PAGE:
Does anyone have experience of how much more they made by having the GM/Cobalt site link vs. not having it?

If don't have that info, how about the following say for 3 months:

1) # leads dealership received from GM/OEM site
2) # delivered vehicles from those leads
3) Total front & back end gross on those sales
4) Cost of Cobalt site

In the above, duplicate leads + subsequent sales are attribued to the first source from which they are received.

Is the answer positive or negative?

It needs to be positive since other overhead factors need to be covered (sales compensation, CRM, BDC, etc.).

And not to be unfair to the GM/Cobalt structure, this should be done to all Internet efforts as any unprofitable efforts could be from things that could be fixed + have nothing to do with the Cobalt website.

I speak to Internet Managers all day long on such things. Here are some benchmarks:

1) Prospect : Sales ratio = 15-20%.... that's right for your own website leads & those from your OEM, the benchmark should be on par with what you are doing in the showroom. 3rd party leads will be 1/2 of that.

2) Front and back end grosses... Equal to your showroom grosses. Period. It's your process + talk tracks if you are not getting this. No difference for 3rd party leads.

Personally I like the plain vanilla dealership websites. I am on dealer websites every day so get to see the spectrum. Here's why I like them:

A dealer's website exists to make it convenient for a consumer to find, buy + communicate with you. And as a dealer, I only want you to find + communicate with me so you will buy from me.

So as a dealer, the goal of my website + what I do on the Internet is to get consumers to BUY service, parts & vehciles. The main problem I tend to see with sites that do more than what I call plain vanilla (research, inventory, about us, contact us) is the following:

1) Inquiring is NOT buying.
2) The sales psychology of websites designed to get the consumer to inquire is wrong / ineffective. For example, here's VIN decoder info on this new vehicle + its MSRP + maybe its price. Call or email. That would be ineffective in the showroom, why is that the implemented strategy on the Internet?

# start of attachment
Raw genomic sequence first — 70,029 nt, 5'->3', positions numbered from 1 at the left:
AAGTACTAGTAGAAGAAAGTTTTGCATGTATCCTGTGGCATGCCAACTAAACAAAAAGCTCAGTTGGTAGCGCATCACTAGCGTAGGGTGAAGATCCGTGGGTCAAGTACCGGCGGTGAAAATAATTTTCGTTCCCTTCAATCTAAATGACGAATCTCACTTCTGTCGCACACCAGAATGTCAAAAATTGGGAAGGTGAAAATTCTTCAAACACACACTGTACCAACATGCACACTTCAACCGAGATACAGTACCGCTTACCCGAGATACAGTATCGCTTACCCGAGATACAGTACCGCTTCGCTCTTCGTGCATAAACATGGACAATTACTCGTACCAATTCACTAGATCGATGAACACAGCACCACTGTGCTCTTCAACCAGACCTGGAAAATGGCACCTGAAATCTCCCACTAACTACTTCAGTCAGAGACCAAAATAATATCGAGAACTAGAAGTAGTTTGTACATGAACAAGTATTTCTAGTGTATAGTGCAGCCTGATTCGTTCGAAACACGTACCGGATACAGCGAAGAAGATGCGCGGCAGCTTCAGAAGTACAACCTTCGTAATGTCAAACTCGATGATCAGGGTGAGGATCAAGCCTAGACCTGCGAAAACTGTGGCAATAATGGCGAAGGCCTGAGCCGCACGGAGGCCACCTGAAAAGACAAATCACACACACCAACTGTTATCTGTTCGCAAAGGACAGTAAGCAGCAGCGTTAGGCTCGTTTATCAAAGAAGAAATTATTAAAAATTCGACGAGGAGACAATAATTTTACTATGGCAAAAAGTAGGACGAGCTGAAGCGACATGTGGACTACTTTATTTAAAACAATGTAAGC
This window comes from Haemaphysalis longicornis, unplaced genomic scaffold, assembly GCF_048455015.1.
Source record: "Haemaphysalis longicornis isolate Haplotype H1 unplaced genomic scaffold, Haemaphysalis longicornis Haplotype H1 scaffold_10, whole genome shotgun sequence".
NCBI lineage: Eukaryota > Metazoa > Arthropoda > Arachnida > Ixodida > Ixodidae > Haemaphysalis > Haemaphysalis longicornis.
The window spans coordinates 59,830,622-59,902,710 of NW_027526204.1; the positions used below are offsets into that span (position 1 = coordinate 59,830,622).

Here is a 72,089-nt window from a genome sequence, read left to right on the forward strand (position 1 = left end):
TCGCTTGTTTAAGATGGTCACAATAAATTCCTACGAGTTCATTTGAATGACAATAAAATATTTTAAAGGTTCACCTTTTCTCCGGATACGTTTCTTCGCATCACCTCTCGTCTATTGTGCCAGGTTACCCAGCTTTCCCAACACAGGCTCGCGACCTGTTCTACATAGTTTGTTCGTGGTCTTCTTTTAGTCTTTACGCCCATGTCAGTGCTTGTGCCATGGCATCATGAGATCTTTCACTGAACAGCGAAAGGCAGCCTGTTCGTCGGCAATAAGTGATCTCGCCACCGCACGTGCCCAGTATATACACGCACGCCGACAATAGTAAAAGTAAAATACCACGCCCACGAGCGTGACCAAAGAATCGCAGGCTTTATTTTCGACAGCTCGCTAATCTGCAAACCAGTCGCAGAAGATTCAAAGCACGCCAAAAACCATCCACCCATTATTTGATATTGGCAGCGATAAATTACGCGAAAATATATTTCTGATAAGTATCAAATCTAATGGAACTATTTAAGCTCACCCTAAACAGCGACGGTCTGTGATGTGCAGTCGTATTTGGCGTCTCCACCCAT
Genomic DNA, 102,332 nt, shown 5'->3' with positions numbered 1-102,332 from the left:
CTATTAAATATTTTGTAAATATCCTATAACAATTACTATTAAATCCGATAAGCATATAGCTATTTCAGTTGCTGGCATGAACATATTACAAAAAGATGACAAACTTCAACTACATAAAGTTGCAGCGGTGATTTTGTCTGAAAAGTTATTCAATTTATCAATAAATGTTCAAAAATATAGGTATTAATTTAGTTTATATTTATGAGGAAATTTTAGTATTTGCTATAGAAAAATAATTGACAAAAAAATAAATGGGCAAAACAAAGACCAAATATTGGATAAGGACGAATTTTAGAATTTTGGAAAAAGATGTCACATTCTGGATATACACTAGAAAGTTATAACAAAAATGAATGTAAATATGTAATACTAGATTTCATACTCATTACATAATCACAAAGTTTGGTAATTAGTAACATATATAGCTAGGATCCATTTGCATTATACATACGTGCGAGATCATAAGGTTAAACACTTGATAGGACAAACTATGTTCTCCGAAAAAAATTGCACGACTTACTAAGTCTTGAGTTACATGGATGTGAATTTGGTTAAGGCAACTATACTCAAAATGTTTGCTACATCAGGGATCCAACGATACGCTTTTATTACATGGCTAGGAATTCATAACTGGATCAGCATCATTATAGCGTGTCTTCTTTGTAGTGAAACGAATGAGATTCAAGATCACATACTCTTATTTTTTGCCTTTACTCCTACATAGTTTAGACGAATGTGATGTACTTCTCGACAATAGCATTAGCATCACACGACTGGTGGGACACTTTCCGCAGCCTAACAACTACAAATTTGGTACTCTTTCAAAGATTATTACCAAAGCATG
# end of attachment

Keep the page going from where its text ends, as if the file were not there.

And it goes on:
3) The above actually encourages those consumers willing to cough up their info this early to treat you like a commodity. Where is the bonding + rapport? Where is the sizzle to the new vehicle purchase?
4) And I don't mean add a bunch of gimmicks to the site, although those can be useful if they get the consumer communicating - what's my trade worth, live chat, etc.

But I digress... If your website is designed to get people to inquire so you can sell them an appointment + get them in to the showroom, then plain vanilla is just fine. Get the cheapest good one you can find (I actually like Cobalt's base package if that is the objective).

Shameless plug: If you want to add a member's only section with an eCommerce capability (verify email address to get in, but then get complete consumer facing desking + F+I experience, accurate prices, interest, rebates, etc.), again plain vanilla will do so the calls to action (BUY) don't get lost in the noise + navigation. Or at least that is what I recommend.

Best of Luck Kevin, and congratulations on asking the right questions.
For me, the value of having the link on the OEM listing comes from driving more potential customers to our site earlier in their research.
As I get leads in from GM, most have never been on our site. We spend allot of time and effort taking pictures of our new inventory as well as pre-owned. Enhancing the customers experience on our site. The information is we provide is robust and the lead generated from our site as opposed to GM's is more solid.
Many thanks to all for our responses! Alex and Ryan - thanks for your advice regarding SEO issues, and making sure to take this into considideration. Mitch - I agree on your advice regarding measuring results, my reason in making this post was hoping that someone has already done this and could share their experience. Lao-Shi - I agree that the info on 3rd party sites is often very similar to the OEM sites. However, because of branding and ownership of the product line, the OEM is going to get more traffic, and will inherently have more credibility with their information as the direct manufacturer of the product. Umer - great insight regarding what you do with your GM locations, thanks. Brian - BINGO! You espoused exactly what I need, and what I am looking for. Has anyone been in this same position and measured the results of having this live link to see if it was worthwhile??? And finally, Tom - do you have a Cobalt website with GM to get the live link? Many thanks to all, Kevin Frye/eCommerce Director/Jeff Wyler Automotive Family